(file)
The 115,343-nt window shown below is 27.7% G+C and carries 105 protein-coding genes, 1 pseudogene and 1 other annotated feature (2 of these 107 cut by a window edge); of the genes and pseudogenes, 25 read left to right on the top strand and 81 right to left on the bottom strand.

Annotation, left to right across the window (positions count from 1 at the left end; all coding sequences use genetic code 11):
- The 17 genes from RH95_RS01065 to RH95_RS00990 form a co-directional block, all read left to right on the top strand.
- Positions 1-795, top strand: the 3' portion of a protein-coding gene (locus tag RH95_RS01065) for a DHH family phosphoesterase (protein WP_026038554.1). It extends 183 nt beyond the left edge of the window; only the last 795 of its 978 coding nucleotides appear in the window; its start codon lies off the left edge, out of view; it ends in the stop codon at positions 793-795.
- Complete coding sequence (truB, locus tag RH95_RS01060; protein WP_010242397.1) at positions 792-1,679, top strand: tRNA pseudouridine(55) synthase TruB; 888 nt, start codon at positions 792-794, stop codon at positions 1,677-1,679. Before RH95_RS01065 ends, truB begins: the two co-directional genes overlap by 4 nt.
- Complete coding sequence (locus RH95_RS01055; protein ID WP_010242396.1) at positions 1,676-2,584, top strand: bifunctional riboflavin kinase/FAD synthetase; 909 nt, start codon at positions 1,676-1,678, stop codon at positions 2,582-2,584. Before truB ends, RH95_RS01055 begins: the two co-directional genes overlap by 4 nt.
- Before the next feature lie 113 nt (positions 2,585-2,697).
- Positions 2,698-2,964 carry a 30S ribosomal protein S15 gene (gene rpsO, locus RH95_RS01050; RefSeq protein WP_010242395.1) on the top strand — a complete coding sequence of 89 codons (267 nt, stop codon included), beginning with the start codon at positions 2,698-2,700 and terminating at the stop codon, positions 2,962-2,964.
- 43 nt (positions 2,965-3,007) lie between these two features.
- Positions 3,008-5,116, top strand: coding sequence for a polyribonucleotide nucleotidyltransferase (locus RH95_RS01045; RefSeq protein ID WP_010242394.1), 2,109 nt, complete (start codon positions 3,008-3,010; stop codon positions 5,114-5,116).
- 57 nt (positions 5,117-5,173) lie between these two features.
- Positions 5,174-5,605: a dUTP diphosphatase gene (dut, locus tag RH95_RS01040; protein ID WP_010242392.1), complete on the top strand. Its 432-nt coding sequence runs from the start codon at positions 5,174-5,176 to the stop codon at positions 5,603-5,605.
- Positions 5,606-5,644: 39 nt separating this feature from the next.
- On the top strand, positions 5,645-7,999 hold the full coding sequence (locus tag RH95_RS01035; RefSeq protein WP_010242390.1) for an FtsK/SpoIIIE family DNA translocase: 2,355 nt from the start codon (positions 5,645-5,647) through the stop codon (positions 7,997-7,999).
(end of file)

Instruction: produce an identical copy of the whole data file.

The 115,343-nt window shown below is 27.7% G+C and carries 105 protein-coding genes, 1 pseudogene and 1 other annotated feature (2 of these 107 cut by a window edge); of the genes and pseudogenes, 25 read left to right on the top strand and 81 right to left on the bottom strand.

Annotation, left to right across the window (positions count from 1 at the left end; all coding sequences use genetic code 11):
- The 17 genes from RH95_RS01065 to RH95_RS00990 form a co-directional block, all read left to right on the top strand.
- Positions 1-795, top strand: the 3' portion of a protein-coding gene (locus tag RH95_RS01065) for a DHH family phosphoesterase (protein WP_026038554.1). It extends 183 nt beyond the left edge of the window; only the last 795 of its 978 coding nucleotides appear in the window; its start codon lies off the left edge, out of view; it ends in the stop codon at positions 793-795.
- Complete coding sequence (truB, locus tag RH95_RS01060; protein WP_010242397.1) at positions 792-1,679, top strand: tRNA pseudouridine(55) synthase TruB; 888 nt, start codon at positions 792-794, stop codon at positions 1,677-1,679. Before RH95_RS01065 ends, truB begins: the two co-directional genes overlap by 4 nt.
- Complete coding sequence (locus RH95_RS01055; protein ID WP_010242396.1) at positions 1,676-2,584, top strand: bifunctional riboflavin kinase/FAD synthetase; 909 nt, start codon at positions 1,676-1,678, stop codon at positions 2,582-2,584. Before truB ends, RH95_RS01055 begins: the two co-directional genes overlap by 4 nt.
- Before the next feature lie 113 nt (positions 2,585-2,697).
- Positions 2,698-2,964 carry a 30S ribosomal protein S15 gene (gene rpsO, locus RH95_RS01050; RefSeq protein WP_010242395.1) on the top strand — a complete coding sequence of 89 codons (267 nt, stop codon included), beginning with the start codon at positions 2,698-2,700 and terminating at the stop codon, positions 2,962-2,964.
- 43 nt (positions 2,965-3,007) lie between these two features.
- Positions 3,008-5,116, top strand: coding sequence for a polyribonucleotide nucleotidyltransferase (locus RH95_RS01045; RefSeq protein ID WP_010242394.1), 2,109 nt, complete (start codon positions 3,008-3,010; stop codon positions 5,114-5,116).
- 57 nt (positions 5,117-5,173) lie between these two features.
- Positions 5,174-5,605: a dUTP diphosphatase gene (dut, locus tag RH95_RS01040; protein ID WP_010242392.1), complete on the top strand. Its 432-nt coding sequence runs from the start codon at positions 5,174-5,176 to the stop codon at positions 5,603-5,605.
- Positions 5,606-5,644: 39 nt separating this feature from the next.
- On the top strand, positions 5,645-7,999 hold the full coding sequence (locus tag RH95_RS01035; RefSeq protein WP_010242390.1) for an FtsK/SpoIIIE family DNA translocase: 2,355 nt from the start codon (positions 5,645-5,647) through the stop codon (positions 7,997-7,999).